9. jordalsh

    jordalsh.wordpress.com Prestigious

    we had this at my old job and I literally always always thought they were scam calls....oops
     
    Larry David likes this.
  10. KyleK

    Let's get these people moving faster!

    I hope you played some deep cuts so he couldn't tell they were actually covers
     
    KyleAtGalaxy likes this.
  11. chcougar1

    Trusted

    This is one of the most greedy things I’ve ever heard of haha
     
  12. Former Planets

    Aaaachem! Supporter

    The money goes to the artists...
     
    Piercalicious likes this.
  13. Anna Acosta

    Listen to Staircase Spirits. Moderator

    Having studied copyright extensively in school, it always stuns me when I remember just how NOT common knowledge this stuff is. It really should be. (And it's no one's fault that they aren't aware of it, of course.)

    At any rate, if anyone can convince people to buy something they don't think they need, it's Apple. (Ironically, in this case they DO need it - not from Apple, but the blanket license from the PROs.)
     
  14. DandonTRJ

    ~~~ヾ(^∇^ Supporter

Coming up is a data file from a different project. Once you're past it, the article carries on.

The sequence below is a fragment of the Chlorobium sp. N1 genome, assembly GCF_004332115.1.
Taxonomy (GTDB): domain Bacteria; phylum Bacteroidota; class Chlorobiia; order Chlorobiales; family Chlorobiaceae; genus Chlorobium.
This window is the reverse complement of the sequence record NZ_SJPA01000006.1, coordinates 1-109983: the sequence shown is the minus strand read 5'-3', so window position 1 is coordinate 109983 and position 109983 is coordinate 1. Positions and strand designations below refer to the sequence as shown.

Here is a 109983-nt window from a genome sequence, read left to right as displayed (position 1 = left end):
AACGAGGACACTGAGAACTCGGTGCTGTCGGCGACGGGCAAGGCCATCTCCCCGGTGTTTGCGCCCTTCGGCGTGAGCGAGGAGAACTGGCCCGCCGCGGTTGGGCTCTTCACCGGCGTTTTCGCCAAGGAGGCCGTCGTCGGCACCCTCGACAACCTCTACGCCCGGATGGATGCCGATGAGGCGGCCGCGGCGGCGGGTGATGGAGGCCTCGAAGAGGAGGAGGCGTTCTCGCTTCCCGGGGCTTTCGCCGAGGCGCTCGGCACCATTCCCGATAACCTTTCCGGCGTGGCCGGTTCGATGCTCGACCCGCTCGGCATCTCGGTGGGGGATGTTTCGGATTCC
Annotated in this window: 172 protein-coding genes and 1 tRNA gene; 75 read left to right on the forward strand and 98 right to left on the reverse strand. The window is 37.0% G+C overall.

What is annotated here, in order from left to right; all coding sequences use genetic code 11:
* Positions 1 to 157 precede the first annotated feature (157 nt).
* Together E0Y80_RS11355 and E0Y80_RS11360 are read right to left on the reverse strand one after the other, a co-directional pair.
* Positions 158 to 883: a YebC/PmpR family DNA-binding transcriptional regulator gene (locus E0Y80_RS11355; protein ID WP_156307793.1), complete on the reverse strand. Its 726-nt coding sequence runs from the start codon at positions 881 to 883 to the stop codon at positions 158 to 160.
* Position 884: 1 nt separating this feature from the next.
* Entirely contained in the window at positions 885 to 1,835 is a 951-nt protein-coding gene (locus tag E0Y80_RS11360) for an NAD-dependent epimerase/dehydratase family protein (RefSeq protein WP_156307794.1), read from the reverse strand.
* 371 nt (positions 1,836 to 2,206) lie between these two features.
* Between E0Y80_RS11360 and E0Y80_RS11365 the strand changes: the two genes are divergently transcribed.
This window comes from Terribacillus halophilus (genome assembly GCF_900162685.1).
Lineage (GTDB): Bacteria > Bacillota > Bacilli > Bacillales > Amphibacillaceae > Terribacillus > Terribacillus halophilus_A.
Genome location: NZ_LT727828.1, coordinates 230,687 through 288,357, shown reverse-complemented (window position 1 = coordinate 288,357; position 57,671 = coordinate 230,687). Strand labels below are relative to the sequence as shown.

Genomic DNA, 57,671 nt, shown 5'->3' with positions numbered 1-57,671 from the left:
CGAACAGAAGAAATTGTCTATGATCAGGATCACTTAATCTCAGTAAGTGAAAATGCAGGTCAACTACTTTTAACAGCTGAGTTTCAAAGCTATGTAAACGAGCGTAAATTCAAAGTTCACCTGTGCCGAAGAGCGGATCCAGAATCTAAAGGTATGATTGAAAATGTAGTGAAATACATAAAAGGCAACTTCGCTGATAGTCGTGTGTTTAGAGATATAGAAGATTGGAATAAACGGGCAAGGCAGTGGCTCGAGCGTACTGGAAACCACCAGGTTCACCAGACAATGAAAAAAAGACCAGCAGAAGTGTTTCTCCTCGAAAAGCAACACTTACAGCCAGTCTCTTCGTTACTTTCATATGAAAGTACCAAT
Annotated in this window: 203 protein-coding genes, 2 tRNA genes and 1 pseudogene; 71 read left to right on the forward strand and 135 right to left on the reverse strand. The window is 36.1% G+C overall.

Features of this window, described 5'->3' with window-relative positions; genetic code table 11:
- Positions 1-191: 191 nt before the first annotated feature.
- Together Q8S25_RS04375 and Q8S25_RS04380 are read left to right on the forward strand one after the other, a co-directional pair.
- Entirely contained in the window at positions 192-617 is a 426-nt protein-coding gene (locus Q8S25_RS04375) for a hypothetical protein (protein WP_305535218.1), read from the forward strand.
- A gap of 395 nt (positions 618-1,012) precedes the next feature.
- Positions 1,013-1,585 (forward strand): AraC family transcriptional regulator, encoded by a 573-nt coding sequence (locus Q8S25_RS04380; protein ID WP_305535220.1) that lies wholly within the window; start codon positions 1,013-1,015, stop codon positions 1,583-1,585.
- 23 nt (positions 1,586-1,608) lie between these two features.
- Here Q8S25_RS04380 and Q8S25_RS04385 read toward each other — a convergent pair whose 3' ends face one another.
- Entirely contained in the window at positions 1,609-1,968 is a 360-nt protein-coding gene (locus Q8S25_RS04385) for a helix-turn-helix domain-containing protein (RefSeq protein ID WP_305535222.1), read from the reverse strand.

Yup. This isn’t about licensing sound recordings owned by record labels (which artists see almost nothing from). It’s for the musical compositions the artists wrote as licensed through their publishers.
     
    Jason Tate and Anna Acosta like this.
  15. chcougar1

    Trusted

    Still. This feels insane.
     
  16. Anna Acosta

    Listen to Staircase Spirits. Moderator

    Can I ask why? Honestly asking, I was introduced to the concept in school so it's always seemed completely reasonable to me (albeit it has been annoying as a musician on one or two occasions when a venue won't allow covers because they don't want to pay the fees).
     
  17. chcougar1

    Trusted

    I don’t know. I feel like if someone purchased the music they should be able to play it.